Monero transactions are signed in a complex system known as a ring signature. In essence, every unique transaction comes with the digital signatures of many different signers, only one of whom actually performed the digital transfer. Figuring out which signature belongs to what transaction is too difficult for the best cracking methods known today.
A similar system also obscures the amount of each transaction by splitting it up into smaller shards, which then are bundled together with shards from different transactions. This feature is known as RingCT, or ring confidential transactions.
Monero also creates temporary addresses for every transaction, which are protected by two different private cryptographic keys. Only the holder of both private keys can see the final target address of a Monero transaction.
Together, these features make it nearly impossible to track assets flowing through the Monero system. Yet every move is written in stone just as securely as an Ethereum or Bitcoin transaction. Monero’s privacy features are mandatory for every transaction.
The Zcash (ZEC -1.68%) privacy coin started as a direct clone of Bitcoin, adding privacy-shielding features over time. Its Equihash mining algorithm runs much faster when it has lots of high-speed memory available, which makes it costly to develop and deploy specialized microchips for the purpose of mining Zcash.
Zcash’s privacy-boosting features rely on a concept called zero-knowledge cryptography. A multi-step process of mathematics and high-quality randomness generates a transaction key called a zk-SNARK, which can be used to prove that a transaction took place without revealing any additional information about it.
Unlike Monero, this privacy enhancement isn’t always active. Zcash owners can choose to send tokens in a public transaction that looks a lot like an ordinary Bitcoin transfer, or in a “shielded” transaction using zk-SNARK protection.
The shielded transactions are as secure as Monero’s always-on privacy guards.
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3. Polkadot with Phala
The Polkadot (DOT -0.96%) cross-chain connection network isn’t a privacy coin on its own. However, the Phala Network parachain project adds confidentiality features to Polkadot’s data transfers.
Its backers see privacy protection as a crucial feature of the Web3 vision, where Polkadot serves as the digital glue binding many different blockchains together. This makes sense when considering the system’s focus on individual users making connections and transactions without the involvement of middlemen and third parties.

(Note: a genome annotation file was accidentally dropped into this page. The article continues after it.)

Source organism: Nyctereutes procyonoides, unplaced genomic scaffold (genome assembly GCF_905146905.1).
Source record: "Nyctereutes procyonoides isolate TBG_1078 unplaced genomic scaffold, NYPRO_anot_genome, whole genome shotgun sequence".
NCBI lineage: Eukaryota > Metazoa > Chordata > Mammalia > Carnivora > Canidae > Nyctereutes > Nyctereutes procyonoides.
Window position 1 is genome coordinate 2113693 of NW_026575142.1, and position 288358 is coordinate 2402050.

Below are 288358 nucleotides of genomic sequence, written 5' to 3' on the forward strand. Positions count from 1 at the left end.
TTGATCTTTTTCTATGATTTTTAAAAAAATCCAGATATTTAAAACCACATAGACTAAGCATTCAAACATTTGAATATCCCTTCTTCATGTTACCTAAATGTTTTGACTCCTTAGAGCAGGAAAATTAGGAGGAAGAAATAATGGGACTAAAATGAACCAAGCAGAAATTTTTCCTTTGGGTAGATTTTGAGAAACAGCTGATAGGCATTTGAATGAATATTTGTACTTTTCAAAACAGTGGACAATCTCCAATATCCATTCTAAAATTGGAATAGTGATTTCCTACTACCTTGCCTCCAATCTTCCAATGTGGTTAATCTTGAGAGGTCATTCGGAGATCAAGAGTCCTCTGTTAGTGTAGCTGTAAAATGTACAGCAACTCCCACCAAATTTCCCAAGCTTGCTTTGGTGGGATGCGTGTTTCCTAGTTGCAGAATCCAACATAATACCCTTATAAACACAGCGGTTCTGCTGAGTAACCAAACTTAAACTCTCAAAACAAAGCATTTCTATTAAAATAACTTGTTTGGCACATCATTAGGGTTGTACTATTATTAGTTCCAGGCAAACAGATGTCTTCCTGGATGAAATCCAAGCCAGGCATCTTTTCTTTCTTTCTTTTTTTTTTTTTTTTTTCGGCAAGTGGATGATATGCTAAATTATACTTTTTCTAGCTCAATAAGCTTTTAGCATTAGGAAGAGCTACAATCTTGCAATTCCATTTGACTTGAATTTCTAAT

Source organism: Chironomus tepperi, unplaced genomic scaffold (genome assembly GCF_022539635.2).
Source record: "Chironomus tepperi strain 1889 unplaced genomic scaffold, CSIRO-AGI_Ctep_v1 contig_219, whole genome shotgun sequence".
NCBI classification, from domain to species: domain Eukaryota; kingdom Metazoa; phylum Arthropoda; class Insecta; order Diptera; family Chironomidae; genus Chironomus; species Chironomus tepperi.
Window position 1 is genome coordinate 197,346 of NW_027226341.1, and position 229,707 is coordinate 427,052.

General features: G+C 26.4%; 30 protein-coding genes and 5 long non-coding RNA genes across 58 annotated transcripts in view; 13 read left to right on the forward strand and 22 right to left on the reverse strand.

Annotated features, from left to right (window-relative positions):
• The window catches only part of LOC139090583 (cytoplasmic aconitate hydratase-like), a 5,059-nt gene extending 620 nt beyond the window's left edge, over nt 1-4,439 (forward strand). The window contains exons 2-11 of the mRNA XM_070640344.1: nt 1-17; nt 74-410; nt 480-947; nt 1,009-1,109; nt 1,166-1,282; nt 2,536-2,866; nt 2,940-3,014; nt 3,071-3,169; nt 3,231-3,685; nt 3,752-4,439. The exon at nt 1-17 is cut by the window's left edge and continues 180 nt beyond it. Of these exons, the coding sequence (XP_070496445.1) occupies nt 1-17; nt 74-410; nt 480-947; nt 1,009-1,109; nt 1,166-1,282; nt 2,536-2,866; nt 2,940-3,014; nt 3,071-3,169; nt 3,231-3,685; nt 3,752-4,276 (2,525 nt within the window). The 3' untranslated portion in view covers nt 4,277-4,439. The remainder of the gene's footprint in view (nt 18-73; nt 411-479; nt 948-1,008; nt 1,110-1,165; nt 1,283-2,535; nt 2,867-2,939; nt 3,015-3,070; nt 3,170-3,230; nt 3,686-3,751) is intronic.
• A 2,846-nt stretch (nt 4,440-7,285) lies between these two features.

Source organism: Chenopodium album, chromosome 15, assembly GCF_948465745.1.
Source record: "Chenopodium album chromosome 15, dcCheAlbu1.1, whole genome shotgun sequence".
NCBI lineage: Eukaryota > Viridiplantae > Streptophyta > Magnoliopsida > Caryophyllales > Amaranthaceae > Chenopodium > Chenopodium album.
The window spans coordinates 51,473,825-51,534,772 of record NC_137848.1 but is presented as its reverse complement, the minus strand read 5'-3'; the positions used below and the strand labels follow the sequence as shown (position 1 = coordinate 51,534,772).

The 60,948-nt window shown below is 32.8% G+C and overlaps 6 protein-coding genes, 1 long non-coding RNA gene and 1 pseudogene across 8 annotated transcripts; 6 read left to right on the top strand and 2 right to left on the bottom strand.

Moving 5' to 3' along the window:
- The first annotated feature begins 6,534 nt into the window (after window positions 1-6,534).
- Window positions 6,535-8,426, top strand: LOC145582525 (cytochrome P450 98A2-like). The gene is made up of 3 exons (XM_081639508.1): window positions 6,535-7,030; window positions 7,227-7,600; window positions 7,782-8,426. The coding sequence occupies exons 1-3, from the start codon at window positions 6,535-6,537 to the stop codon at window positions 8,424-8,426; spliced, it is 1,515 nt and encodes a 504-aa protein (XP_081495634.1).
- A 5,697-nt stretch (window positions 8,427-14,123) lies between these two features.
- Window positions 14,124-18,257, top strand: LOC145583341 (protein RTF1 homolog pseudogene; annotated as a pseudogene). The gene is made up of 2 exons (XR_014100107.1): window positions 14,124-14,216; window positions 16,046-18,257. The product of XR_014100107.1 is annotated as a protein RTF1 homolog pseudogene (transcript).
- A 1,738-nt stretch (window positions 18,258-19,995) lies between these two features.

There are other privacy coins on the market today, but all of them are far smaller projects than Monero, Zcash, and Polkadot/Phala. The controversial possibility of using privacy coins in criminal activities has also changed the focus of former leaders in this group. For instance, the Decred (CRYPTO:DCR) coin now markets itself as a community-driven platform with deeper security layers. Dash (DASH -0.14%) still offers additional privacy features, but its marketing message is all about a faster and more flexible alternative to Bitcoin payments.
With or without high-end privacy guards, cryptocurrencies are a volatile asset class, and you shouldn’t park your life savings in a Monero or Zcash wallet. Any investments you make in the crypto sector will be subject to extreme volatility as the market finds its footing, and privacy coins will also have to overcome their perceived and actual links to illegal activities.
A beginning investor in cryptocurrencies should probably stay away from this ultra-risky corner of the crypto market. You might want to get started with some high-quality stocks around the edges of the crypto sector instead. That way, you can learn the ins and outs of investing while watching the risks of cryptocurrencies from a safe distance.